According to 35 U.S.C. § 102(f), a person is not entitled to a patent if “he did not himself invent the subject matter sought to be patented.” To prove derivation under § 102(f), “the party asserting invalidity must prove both prior conception of the invention by another and communication of that conception to the patentee” by clear and convincing evidence. Gambro Lundia AB v. Baxter Healthcare Corp., 110 F.3d 1573, 1576, 42 USPQ2d 1378, 1381 (Fed.Cir.1997). The communication must be sufficient to enable one of ordinary skill in the art to make the patented invention. Id. at 1578, 42 USPQ2d at 1382-83. This court reviews a finding of derivation as a question of fact. Id. at 1576, 42 USPQ2d at 1381.
Meritor argues that Braun, the inventor of the 236 patent, derived the claimed invention from the Cummins Top 2 system. According to Meritor, Dean Anderson of Cummins Engine Company conceived of a system for clutchless shifting of the two highest gears on December 1, 1986. This system automatically controlled the fuel to the engine to achieve the appropriate torque conditions for clutchless shifting. Meritor alleges that Braun learned about this system when Cummins disclosed aspects of its shift algorithm to Braun on August 4, 1987, and October 26, 1987. Meritor believes that the disclosures on these dates were sufficiently enabling because they provided as much detail as the specification of the 236 patent, which the jury found to be enabled, and Eaton engineers were able to build a clutchless shifting system based on the same level of detail.
In response, Eaton argues that it presented evidence that Braun first conceived of the invention claimed by the 236 patent as early as 1977. Eaton also presented testimony from Braun that he did not know how the Cummins Top 2 system operated at the time the application for the 236 patent was filed. Dean Anderson likewise testified that Cummins kept the details of the operation of the Top 2 system confidential and that the documents relied on by Meritor as describing the Top 2 system only described it generically.
In denying Meritor's motion for judgment as a matter of law, the district court concluded that Meritor failed to prove that any disclosure by Cummins to Braun about the Top 2 system was in sufficient detail to enable a person of ordinary skill in the art to practice the claimed invention. We agree. As the appellant, Meritor “must show that the jury's findings, presumed or express, are not supported by substantial evidence or, if they were, that the legal conclusion(s) implied from the jury's verdict cannot in law be supported by those findings.” Perkin-Elmer Corp. v. Computervision Corp., 732 F.2d 888, 893, 221 USPQ 669, 673 (Fed.Cir.1984). In determining whether the jury's verdict is supported by substantial evidence, “we must draw all reasonable inferences in favor of the prevailing party, and not make credibility determinations or substitute our view of the conflicting evidence for that of the jury.” SIBIA Neurosciences, 225 F.3d at 1355, 55 USPQ2d at 1930. While Meritor may have some evidence that it interprets as showing that a sufficient disclosure of the Top 2 system was made to Braun, Eaton has identified substantial evidence to support the conclusion that any communications by Cummins to Braun about the Top 2 system were insufficiently detailed to constitute a complete and enabling disclosure of the claimed invention. We therefore affirm the district court's denial of judgment as a matter of law on this issue.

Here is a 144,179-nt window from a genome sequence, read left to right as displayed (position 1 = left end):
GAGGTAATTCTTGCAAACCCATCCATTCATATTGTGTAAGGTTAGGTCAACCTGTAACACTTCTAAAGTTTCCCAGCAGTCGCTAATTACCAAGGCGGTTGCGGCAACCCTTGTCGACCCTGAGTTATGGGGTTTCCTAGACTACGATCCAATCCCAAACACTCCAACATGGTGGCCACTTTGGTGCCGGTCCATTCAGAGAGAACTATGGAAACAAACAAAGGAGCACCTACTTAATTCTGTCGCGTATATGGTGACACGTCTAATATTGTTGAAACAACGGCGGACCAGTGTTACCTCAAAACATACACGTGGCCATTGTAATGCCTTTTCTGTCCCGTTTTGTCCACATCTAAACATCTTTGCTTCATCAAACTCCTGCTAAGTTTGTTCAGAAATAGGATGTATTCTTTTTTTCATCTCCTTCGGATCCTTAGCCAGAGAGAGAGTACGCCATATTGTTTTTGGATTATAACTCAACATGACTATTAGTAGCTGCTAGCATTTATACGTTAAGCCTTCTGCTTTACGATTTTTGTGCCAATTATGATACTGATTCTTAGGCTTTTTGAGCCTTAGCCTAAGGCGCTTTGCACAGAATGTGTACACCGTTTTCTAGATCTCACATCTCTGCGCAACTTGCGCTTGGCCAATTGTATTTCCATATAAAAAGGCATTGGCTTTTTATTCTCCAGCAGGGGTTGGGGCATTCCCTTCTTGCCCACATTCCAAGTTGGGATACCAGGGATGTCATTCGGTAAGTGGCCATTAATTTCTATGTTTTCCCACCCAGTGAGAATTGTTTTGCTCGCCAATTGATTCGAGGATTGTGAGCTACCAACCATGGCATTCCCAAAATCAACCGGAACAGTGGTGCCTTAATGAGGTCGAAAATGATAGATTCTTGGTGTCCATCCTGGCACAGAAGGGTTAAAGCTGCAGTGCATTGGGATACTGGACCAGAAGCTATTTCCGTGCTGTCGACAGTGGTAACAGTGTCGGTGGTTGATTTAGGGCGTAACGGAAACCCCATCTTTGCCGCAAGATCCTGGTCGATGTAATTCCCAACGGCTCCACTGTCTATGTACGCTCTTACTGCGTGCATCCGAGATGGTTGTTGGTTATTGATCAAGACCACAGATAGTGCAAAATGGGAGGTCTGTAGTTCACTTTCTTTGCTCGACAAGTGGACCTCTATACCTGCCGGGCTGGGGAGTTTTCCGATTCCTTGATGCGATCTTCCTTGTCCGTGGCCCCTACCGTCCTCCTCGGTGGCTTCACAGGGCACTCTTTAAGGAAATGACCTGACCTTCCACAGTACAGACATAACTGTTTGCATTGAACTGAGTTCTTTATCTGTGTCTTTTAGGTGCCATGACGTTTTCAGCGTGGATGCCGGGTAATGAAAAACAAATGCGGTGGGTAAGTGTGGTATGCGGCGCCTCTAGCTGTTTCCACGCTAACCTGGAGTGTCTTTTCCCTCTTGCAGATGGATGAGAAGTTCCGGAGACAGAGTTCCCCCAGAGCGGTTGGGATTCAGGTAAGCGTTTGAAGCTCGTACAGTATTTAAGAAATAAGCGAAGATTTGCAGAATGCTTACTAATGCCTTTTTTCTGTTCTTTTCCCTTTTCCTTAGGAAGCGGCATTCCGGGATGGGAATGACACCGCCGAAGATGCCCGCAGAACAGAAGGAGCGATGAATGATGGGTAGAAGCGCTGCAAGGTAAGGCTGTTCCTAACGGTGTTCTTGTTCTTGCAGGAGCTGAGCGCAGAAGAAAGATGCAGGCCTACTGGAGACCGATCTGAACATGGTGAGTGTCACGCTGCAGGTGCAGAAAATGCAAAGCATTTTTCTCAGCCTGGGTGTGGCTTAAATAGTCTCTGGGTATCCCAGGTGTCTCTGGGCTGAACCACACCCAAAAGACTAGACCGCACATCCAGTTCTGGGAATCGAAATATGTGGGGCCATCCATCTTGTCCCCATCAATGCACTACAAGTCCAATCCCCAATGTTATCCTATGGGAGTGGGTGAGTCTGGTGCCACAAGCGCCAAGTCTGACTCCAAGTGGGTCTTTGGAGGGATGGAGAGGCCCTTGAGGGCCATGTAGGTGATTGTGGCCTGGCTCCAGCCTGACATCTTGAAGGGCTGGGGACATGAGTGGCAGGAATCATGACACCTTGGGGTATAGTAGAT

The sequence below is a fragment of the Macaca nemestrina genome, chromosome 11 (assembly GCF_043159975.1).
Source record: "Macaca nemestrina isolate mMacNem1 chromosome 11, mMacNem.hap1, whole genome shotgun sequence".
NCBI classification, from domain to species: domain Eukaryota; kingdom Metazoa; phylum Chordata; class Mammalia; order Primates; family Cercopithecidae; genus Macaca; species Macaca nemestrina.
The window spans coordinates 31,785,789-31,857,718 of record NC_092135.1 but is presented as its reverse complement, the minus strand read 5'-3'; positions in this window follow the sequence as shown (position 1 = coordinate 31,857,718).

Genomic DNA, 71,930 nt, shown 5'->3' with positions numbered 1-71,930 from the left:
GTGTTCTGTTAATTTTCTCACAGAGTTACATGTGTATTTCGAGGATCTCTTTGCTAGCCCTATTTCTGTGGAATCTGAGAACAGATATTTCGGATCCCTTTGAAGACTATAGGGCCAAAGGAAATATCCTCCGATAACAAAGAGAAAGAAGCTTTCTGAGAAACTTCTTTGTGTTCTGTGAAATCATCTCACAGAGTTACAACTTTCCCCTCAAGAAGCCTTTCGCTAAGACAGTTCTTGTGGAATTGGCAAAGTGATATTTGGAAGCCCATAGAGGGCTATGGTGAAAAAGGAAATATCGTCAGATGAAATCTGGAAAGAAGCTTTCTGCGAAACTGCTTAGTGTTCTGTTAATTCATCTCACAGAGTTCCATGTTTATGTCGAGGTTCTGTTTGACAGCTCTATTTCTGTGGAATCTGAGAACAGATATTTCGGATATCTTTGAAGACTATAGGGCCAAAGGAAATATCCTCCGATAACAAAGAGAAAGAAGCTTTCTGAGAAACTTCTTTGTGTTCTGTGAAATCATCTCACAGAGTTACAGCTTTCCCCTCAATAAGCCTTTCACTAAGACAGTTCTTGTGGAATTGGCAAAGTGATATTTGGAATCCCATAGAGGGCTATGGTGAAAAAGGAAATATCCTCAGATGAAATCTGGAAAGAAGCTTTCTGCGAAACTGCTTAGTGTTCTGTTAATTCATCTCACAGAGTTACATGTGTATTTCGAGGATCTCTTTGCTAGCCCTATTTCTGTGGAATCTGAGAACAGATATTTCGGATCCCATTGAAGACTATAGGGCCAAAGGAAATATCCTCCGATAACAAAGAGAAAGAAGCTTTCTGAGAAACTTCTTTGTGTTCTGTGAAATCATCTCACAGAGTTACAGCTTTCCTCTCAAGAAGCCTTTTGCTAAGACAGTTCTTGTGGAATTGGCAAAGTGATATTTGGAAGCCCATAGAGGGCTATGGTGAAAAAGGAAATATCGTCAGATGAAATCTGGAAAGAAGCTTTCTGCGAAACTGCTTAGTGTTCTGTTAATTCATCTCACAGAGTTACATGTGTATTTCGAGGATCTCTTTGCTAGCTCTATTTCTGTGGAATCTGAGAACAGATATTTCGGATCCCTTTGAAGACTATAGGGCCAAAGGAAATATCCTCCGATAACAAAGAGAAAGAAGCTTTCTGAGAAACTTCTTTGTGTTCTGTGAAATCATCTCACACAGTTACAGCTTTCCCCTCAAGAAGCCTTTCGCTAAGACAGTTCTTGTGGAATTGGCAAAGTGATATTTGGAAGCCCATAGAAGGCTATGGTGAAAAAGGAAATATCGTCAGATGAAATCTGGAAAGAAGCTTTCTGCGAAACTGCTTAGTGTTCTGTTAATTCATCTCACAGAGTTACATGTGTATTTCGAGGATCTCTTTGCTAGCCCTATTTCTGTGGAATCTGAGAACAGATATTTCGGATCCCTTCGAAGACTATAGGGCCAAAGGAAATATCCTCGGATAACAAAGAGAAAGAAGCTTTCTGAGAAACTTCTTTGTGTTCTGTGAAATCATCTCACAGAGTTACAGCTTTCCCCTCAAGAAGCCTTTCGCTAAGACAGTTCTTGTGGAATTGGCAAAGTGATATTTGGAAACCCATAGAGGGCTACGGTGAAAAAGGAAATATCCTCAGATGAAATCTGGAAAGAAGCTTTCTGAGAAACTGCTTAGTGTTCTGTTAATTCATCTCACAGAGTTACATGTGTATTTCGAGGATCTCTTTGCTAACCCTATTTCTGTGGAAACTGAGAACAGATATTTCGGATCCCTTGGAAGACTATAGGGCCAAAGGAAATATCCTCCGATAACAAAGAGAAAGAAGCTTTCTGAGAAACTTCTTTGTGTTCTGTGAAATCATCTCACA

Meritor also argues that it is entitled to a new trial on the issue of derivation because the jury's verdict is against the great weight of the evidence. We review the district court's denial of Meritor's motion for new trial on this basis for an abuse of discretion. Greenleaf, 174 F.3d at 365. We should reverse the district court's decision “only when the record shows that the jury's verdict resulted in a miscarriage of justice or where the verdict, on the record, cries out to be overturned or shocks our conscience.” Id. at 366. No such circumstances exist in this case. The balance of the evidence indicates that any disclosure of the Top 2 system to Braun was not in sufficient detail to disclose and enable the complete invention claimed by the 236 patent. We therefore affirm the district court's denial of Meritor's motion for a new trial on the issue of derivation.
“A patent applicant commits inequitable conduct when, during prosecution of the application, he makes an affirmative representation of a material fact, fails to disclose material information, or submits false material information, and does so with the intent to deceive.” Amgen, 314 F.3d at 1358, 65 USPQ2d at 1418. After holding a bench trial, the district court concluded that neither Braun nor his attorney had committed inequitable conduct by failing to disclose the Dana Top 4 and Cummins Top 2 systems. The court assumed that the Top 4 and Top 2 systems were prior art, but concluded that they were not material because they used a different kind of fuel control than the invention of the 236 patent. The district court also concluded that there was no evidence of an intent to deceive the Patent Office, but rather that the evidence showed good faith by Eaton during prosecution of the 236 patent. On appeal, Meritor argues that the district court's materiality analysis was erroneous because it used an improper claim construction and an improper test for anticipation. Meritor also disagrees with the district court's finding of no intent to deceive. According to Meritor, it presented sufficient evidence to create a prima facie case of an intent to deceive, which Eaton failed to rebut.